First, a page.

The Circle of Care

The new, iconic Baptist MD Anderson Cancer Center seamlessly connects art, architecture, nature, and human interaction

Photo by Toni Smailagic

“Variety of form and brilliancy of color in the object presented to patients are an actual means of recovery.” ~ Florence Nightingale

The new Baptist MD Anderson Cancer Center is a tangible example of what Florence Nightingale, the 19th century trailblazing nurse, believed to be true. That images and views marked by color and energy have a positive impact on a patient’s healing process. The new 330,000 square-foot outpatient clinic, nestled between Interstate 95 and the San Marco community, beautifully integrates architecture, the natural and built worlds that encircle the building, art, the work of cancer care, and the needs of patients and caregivers.
First and foremost, the new center is about providing exceptional care for patients with a cancer diagnosis. This partnership between Baptist Health and one of the nation’s leading cancer centers, MD Anderson Cancer Center in Houston, brings the latest research, cutting-edge treatment, a highly-skilled team, and a holistic approach to care to the Northeast Florida region.

Konstantin Dimopoulos, And Still I Rise

And the arts are playing a significant role in the physical, spiritual, and emotional health of patients at the new facility. The building is more than a neutral, institutional space and the art serves a role far beyond decoration. “I worry sometimes that people think we’re simply making an attractive space. This goes way beyond that. We believe that this provides a sense of well being for people facing increased stress and anxiety in their lives,” says Baptist Health President and CEO Hugh Greene. “It was very, very critical for us to have created an environment that promotes healing.”
It is not a new concept to merge art into the circle of care for patients and into the spaces where nurses and doctors do their important work. But here, the integration is seamless. From the large-scale sculptures nestled into parks that punctuate one of Jacksonville’s historic neighborhoods to paintings that inject color and life onto walls where treatments take place, the new Baptist MD Anderson Cancer Center, the edges between the building, the city and river views, and the art are blurred. They are brought together with one purpose in mind – providing the best possible space for healing.
And the results were not by coincidence. An intentional process brought together the architects, interior designers, Baptist Health staff, patients, caregivers, and art professionals from the community. This arts advisory team served as the heartbeat for bringing art into the new facility. For more than two years, this committed group learned about the functions of the building and the people who would populate the clinic on a day-to-day basis, and married that information with the work of artists from our region and beyond. By having all of these voices at the table, a thoughtful and care-centered art collection could be formed. “A lot of times we come to the artists after the building is designed, but here we began with the planning of the art in the actual creation of the building, so it would be incorporated and integrated into the physical facility,” explains Greene. The commitment was so deep that architectural plans were sometimes altered to accommodate the art and the plans for how to best elevate the arts was changed by the input of patients and families.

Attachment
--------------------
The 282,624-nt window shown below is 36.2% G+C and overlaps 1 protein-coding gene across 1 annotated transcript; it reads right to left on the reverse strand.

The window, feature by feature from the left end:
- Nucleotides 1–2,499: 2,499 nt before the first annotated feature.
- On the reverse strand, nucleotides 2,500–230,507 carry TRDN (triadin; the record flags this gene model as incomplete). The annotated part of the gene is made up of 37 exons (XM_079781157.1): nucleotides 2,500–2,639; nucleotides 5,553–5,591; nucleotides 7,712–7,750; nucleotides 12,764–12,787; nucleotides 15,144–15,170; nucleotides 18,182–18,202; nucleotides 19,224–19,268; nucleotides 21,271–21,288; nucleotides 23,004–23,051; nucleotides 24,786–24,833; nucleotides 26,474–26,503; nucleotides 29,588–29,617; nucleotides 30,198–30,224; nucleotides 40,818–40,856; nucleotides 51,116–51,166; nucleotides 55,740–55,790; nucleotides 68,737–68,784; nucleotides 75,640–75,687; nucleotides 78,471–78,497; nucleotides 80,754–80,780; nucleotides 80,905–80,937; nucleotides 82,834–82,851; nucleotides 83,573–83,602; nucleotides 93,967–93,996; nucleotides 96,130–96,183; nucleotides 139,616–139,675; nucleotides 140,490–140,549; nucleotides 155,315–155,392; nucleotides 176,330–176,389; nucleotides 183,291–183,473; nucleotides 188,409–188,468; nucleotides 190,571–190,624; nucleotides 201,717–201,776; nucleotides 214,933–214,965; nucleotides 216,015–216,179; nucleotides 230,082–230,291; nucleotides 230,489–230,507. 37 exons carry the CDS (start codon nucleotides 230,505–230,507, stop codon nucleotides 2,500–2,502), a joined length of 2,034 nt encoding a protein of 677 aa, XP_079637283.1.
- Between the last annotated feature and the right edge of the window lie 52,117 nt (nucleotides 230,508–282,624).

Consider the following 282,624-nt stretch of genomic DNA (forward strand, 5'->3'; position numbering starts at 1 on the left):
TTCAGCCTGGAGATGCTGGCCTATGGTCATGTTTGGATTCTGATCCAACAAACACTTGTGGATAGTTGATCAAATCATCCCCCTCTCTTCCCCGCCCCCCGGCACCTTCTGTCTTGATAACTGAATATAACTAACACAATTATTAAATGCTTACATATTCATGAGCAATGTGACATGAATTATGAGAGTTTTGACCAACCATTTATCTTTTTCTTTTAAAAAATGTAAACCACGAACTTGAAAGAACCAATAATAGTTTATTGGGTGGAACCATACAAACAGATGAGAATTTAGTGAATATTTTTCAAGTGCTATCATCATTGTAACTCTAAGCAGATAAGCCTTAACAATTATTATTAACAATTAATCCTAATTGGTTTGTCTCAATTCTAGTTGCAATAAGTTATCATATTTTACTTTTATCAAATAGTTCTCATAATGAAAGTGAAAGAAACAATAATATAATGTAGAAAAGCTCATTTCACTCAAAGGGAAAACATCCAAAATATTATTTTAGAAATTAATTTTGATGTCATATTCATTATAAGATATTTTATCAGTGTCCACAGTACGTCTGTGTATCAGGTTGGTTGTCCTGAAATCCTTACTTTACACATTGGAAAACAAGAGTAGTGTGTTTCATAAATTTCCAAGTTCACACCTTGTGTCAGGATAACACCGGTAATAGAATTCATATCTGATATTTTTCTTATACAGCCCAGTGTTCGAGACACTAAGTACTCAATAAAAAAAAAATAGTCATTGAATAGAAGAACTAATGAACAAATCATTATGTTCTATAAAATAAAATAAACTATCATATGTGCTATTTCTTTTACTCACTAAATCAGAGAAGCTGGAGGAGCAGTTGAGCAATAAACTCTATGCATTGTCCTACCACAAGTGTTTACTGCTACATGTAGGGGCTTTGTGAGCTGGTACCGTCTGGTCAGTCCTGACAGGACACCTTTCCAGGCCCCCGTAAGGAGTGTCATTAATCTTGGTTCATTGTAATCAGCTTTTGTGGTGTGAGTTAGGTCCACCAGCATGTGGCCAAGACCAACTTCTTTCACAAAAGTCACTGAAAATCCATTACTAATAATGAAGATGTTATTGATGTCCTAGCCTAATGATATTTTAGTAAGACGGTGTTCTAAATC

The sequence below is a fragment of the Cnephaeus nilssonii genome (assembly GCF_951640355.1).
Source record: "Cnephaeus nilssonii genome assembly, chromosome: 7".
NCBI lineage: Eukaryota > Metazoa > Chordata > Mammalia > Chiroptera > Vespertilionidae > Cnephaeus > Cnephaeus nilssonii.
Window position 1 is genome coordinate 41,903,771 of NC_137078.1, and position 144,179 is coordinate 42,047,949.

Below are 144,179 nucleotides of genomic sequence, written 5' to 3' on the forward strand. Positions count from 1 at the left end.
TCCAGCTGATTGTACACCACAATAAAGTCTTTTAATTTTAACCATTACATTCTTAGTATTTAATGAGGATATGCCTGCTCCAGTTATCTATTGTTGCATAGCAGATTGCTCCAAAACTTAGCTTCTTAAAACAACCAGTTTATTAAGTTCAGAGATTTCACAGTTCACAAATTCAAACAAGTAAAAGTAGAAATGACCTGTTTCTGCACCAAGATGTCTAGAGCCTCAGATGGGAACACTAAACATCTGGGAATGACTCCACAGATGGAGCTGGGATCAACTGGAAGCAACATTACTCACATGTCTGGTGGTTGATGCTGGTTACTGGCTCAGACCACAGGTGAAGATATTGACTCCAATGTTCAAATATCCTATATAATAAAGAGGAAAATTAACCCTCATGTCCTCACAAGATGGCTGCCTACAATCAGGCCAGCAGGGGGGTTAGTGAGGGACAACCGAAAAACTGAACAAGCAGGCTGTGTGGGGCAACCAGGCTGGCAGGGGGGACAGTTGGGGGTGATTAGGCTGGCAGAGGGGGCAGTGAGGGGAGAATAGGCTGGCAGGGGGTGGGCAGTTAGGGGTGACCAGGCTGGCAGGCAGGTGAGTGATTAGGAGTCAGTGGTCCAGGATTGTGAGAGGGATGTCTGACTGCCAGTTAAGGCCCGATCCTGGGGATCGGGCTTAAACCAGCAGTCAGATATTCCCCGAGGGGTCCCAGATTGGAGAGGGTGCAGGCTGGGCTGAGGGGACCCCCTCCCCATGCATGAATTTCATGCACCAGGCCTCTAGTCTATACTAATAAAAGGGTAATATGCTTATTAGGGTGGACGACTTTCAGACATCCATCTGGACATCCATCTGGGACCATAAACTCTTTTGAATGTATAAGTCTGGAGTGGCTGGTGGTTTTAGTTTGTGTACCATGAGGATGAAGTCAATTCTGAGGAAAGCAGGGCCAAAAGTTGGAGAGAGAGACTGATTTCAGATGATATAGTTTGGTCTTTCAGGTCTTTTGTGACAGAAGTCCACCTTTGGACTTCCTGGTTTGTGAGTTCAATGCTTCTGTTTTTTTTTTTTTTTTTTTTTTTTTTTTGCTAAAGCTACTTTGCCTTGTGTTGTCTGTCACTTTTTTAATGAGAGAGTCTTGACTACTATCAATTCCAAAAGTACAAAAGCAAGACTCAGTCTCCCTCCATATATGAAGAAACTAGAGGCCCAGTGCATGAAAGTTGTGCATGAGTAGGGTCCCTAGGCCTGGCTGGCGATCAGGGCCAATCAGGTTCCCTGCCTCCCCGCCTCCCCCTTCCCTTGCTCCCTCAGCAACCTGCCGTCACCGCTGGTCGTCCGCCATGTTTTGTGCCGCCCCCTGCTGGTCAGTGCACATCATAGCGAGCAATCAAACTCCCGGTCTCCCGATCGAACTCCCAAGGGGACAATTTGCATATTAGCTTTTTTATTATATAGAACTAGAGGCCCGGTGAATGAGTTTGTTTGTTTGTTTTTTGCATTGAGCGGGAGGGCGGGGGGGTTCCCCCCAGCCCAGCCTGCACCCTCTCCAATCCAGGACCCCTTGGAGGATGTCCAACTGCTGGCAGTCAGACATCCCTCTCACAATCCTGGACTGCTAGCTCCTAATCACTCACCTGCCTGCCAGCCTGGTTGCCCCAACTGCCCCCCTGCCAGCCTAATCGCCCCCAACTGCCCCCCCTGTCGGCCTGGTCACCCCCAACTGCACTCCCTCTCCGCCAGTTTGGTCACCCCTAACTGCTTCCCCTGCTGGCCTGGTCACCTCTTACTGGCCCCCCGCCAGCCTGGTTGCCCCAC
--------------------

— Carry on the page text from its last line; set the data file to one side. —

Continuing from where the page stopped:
Sheila Goloborotko, Sistema 1 (this issue’s cover image)

Each work of art was brought to the collection as a result of a set of criteria that considered the purpose of each space inside and outside the building and the ability of works of art to express a particular aspect of the human experience. Diversity of images and artists was important to the committee, as was ensuring the inclusion of artists from our immediate region. This ensured that the collection would represent the patients and caregivers being served in this hub for cancer care in the Southeast.
A book could be written describing each work of art, the motivations of the creator, and the reason why it was selected. Hopefully such a book will come to fruition. But just a glimpse into the finished project provides an illustration of how art, architecture, nature, and human

Erin Kendrick, Joy, Love, Peace 2

interaction can be authentically connected. Hope Park becomes more than a landscaped buffer between building and street. It is an asset for the surrounding neighborhood and for those walking and driving into San Marco. Large trees, the welcome of a shaded bench, and a sculpture that anchors the space with color, light, and movement combine to create a gift to the community.
Interior hallways are not simply punctuated with pretty pictures, but are enlivened with works that set a specific mood. On one floor – filled with the bustling activity of meeting spaces, patient entries, and the pharmacy – you can find paintings of a woman and her family celebrating one another and recovery. In contrast, the walls adjacent to waiting rooms and transfusion chairs, where fear and anticipation are often present, art installations of tranquility, peace, and hope are present.

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By Hope McMath
Photos by Doug Eng, unless otherwise noted

Author: Arbus

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